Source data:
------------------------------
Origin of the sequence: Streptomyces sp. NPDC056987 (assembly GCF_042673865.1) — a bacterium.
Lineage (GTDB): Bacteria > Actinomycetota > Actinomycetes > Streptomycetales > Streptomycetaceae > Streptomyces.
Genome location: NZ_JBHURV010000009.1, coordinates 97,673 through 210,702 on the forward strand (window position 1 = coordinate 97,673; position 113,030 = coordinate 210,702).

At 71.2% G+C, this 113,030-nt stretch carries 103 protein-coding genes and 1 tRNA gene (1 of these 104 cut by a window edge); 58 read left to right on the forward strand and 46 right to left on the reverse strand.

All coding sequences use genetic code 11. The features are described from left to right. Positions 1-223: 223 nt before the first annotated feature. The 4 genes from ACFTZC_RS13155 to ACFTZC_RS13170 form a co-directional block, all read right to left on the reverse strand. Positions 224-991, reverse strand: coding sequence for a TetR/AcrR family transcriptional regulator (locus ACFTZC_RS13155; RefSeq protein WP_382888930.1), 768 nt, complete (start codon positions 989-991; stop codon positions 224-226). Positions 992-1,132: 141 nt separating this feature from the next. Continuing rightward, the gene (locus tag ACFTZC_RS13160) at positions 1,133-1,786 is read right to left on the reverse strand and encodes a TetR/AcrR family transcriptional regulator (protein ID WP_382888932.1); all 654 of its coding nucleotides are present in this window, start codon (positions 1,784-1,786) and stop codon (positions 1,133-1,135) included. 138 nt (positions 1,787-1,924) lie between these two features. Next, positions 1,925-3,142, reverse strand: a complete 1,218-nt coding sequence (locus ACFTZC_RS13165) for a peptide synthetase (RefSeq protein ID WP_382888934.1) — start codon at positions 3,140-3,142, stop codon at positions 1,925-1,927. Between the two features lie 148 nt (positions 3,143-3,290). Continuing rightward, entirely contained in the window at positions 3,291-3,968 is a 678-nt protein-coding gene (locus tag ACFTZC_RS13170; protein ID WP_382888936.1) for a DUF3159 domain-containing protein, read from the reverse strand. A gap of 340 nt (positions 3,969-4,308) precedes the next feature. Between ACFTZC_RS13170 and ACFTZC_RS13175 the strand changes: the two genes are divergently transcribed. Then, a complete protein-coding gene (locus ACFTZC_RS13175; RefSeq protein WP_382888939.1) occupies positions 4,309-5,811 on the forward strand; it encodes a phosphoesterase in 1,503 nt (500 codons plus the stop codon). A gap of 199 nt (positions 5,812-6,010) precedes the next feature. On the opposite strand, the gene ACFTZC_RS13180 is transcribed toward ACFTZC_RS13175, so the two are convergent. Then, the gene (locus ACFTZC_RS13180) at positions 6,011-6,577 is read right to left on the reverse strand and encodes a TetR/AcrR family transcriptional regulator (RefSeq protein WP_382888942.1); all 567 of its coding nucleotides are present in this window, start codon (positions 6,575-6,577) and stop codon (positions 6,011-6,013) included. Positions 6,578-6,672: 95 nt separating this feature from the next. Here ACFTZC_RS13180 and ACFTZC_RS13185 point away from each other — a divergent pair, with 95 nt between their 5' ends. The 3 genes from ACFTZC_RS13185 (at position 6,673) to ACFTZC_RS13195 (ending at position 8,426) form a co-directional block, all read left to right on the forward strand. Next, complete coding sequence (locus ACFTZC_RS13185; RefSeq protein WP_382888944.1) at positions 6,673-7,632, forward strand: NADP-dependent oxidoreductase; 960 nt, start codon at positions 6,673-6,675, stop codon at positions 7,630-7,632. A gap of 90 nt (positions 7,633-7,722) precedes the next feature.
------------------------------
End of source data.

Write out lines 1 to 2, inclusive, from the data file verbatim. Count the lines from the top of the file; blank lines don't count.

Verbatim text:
Origin of the sequence: Streptomyces sp. NPDC056987 (assembly GCF_042673865.1) — a bacterium.
Lineage (GTDB): Bacteria > Actinomycetota > Actinomycetes > Streptomycetales > Streptomycetaceae > Streptomyces.